GAINESVILLE, Fla. -- Forget Waldo. Florida coach Will Muschamp is more concerned with finding Jadeveon Clowney.
The Gators better know exactly where South Carolina's 6-foot-6, 256-pound sophomore defensive end is before every snap, Muschamp said, because it'll be a long afternoon at Florida Field on Saturday if they don't.
"He can ruin your day," Muschamp said. "You've got to be able to account for him in the rush and in the run game. You've got to have your antenna up to know where he is."
Generally, that's been in the opponent's backfield. Clowney has 14.5 sacks in 20 career games, including 6.5 this season, which puts him second in the SEC behind Texas A&M's Damontre Moore and makes him a major problem for the Gators on Saturday.
Florida's offensive line has three starters dealing with injuries -- LT Xavier Nixon (upper body), LG James Wilson (eye) and C Jonotthan Harrison (right arm) -- and while Muschamp said earlier this week all three should play against South Carolina, he has downplayed the severity of injuries before. That means the Gators could end up going with three reserves, including true freshman D.J. Humphries, at left tackle.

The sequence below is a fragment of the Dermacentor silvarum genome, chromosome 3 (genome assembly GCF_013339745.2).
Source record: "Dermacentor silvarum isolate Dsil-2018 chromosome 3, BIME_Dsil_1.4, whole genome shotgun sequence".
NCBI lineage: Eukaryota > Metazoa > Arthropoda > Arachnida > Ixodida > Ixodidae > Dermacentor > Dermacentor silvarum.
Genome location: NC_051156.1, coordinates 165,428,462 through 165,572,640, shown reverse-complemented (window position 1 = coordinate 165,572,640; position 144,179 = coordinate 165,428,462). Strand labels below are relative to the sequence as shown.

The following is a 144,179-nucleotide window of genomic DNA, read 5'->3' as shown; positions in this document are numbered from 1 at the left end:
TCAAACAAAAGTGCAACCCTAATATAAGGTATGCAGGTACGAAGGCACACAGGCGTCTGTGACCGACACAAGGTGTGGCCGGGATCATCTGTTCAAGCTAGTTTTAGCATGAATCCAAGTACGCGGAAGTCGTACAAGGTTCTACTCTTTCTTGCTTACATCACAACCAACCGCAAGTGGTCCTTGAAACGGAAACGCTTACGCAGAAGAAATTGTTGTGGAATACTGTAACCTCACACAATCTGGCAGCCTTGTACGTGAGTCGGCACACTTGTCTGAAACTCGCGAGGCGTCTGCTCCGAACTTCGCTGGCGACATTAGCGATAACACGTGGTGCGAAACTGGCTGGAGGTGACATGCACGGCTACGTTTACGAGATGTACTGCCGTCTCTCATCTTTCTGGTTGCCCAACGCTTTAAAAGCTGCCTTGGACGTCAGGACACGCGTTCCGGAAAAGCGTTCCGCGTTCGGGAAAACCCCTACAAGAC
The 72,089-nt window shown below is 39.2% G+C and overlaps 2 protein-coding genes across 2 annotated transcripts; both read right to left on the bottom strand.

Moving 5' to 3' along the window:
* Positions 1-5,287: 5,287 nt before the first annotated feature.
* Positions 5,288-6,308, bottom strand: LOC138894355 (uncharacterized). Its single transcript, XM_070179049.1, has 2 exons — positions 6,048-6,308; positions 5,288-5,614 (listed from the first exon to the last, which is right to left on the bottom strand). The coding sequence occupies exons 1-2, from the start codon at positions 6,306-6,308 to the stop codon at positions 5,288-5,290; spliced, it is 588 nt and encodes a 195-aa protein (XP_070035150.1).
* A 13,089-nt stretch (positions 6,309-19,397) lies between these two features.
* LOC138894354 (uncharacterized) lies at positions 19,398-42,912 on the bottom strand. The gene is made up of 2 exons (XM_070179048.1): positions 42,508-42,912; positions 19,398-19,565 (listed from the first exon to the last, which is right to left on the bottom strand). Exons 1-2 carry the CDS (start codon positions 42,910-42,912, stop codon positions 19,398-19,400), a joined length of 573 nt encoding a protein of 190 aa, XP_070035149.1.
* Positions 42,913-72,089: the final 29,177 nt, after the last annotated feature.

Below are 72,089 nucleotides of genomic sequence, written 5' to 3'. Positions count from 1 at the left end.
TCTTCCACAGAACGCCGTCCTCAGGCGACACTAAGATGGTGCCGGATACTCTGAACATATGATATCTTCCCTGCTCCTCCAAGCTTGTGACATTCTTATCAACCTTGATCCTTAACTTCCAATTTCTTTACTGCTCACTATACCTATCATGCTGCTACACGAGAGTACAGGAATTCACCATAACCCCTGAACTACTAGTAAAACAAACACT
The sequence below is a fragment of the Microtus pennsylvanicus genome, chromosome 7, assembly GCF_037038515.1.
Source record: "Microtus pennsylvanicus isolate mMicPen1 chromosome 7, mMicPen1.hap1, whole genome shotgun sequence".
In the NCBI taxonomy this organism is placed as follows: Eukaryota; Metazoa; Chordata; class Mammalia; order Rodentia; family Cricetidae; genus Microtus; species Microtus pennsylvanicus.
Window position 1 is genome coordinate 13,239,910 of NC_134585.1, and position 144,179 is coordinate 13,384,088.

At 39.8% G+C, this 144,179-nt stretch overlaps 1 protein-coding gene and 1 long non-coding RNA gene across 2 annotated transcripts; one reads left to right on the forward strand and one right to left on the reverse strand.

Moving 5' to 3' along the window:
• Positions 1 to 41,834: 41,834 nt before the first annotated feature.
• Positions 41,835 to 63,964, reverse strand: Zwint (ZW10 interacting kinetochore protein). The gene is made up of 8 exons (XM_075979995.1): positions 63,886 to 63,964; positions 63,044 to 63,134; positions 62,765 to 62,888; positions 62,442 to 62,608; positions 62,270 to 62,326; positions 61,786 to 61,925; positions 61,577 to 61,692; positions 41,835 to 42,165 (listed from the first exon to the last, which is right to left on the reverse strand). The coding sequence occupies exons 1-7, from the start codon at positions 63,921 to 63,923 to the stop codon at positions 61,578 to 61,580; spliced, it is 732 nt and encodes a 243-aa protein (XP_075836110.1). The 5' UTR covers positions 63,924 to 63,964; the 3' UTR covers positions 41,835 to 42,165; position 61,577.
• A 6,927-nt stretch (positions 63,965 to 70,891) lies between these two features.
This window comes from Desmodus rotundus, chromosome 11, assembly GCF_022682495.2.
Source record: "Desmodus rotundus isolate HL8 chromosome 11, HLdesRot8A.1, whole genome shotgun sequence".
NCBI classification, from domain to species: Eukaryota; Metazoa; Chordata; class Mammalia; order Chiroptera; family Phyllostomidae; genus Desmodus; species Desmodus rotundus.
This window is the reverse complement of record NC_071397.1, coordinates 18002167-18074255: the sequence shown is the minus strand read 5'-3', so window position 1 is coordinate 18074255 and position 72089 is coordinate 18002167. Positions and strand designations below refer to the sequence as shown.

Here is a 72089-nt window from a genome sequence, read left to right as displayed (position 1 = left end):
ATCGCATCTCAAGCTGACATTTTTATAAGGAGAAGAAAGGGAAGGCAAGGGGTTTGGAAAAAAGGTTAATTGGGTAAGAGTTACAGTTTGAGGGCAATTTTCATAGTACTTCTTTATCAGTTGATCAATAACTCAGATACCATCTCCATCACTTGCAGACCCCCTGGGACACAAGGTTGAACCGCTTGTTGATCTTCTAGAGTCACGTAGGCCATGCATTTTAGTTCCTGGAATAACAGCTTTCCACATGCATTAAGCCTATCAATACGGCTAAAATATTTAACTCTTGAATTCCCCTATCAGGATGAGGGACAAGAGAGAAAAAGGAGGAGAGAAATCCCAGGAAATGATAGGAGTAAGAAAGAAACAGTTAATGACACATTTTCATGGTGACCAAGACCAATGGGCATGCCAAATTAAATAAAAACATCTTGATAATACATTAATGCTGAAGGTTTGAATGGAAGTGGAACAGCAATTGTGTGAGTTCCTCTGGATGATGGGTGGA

That's not an ideal situation against the Gamecocks, who are fourth nationally and lead the SEC in sacks (26). And especially not against Clowney, who can rush from different spots on the defensive line.
The Gators plan to help out whoever draws Clowney because he can't be handled one-on-one, offensive coordinator Brent Pease said. They'll double-team him or chip him with a back or a tight end.
"He's athleticism galore," Pease said. "We have to make sure he doesn't hit the quarterback and we play with great effort. You can't cut block him, because he jumps over blocks. We have to be physical on the guy."
UF has to be careful to become overly focused on Clowney, though, because of DE Devin Taylor. The 6-8, 267-pound senior has only 1.5 sacks this season, but has 17.0 in his career.
Florida quarterback Jeff Driskel, however, isn't worrying too much about Clowney or Taylor. He's concentrating on his reads and timing, which hasn't been as crisp the past two games.
"If you're a quarterback and you're looking at the rush, you're doing wrong," Driskel said. "You've just got to trust that the line and the backs are going to be able to pick up the blitz and the rush."
If they don't, it'll be easy to find Clowney. Standing over Driskel.